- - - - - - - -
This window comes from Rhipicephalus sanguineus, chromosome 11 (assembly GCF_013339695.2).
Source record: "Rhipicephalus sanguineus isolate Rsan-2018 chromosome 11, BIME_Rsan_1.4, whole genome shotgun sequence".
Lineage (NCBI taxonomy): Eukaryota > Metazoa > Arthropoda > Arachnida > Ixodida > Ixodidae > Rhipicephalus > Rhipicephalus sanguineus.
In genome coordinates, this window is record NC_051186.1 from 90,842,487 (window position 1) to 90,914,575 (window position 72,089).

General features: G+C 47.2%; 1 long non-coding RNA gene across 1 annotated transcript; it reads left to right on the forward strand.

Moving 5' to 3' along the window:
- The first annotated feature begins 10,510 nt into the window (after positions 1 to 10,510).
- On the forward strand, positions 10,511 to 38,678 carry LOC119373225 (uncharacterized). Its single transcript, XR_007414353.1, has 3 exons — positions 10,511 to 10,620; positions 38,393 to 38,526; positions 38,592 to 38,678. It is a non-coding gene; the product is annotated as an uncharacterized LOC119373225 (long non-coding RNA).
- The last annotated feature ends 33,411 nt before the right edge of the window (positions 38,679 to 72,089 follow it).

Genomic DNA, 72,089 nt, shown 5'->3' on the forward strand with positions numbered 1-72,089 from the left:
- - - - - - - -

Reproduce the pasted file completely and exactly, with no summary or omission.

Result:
This window comes from Rhipicephalus sanguineus, chromosome 11 (assembly GCF_013339695.2).
Source record: "Rhipicephalus sanguineus isolate Rsan-2018 chromosome 11, BIME_Rsan_1.4, whole genome shotgun sequence".
Lineage (NCBI taxonomy): Eukaryota > Metazoa > Arthropoda > Arachnida > Ixodida > Ixodidae > Rhipicephalus > Rhipicephalus sanguineus.
In genome coordinates, this window is record NC_051186.1 from 90,842,487 (window position 1) to 90,914,575 (window position 72,089).

General features: G+C 47.2%; 1 long non-coding RNA gene across 1 annotated transcript; it reads left to right on the forward strand.

Moving 5' to 3' along the window:
- The first annotated feature begins 10,510 nt into the window (after positions 1 to 10,510).
- On the forward strand, positions 10,511 to 38,678 carry LOC119373225 (uncharacterized). Its single transcript, XR_007414353.1, has 3 exons — positions 10,511 to 10,620; positions 38,393 to 38,526; positions 38,592 to 38,678. It is a non-coding gene; the product is annotated as an uncharacterized LOC119373225 (long non-coding RNA).
- The last annotated feature ends 33,411 nt before the right edge of the window (positions 38,679 to 72,089 follow it).

Genomic DNA, 72,089 nt, shown 5'->3' on the forward strand with positions numbered 1-72,089 from the left: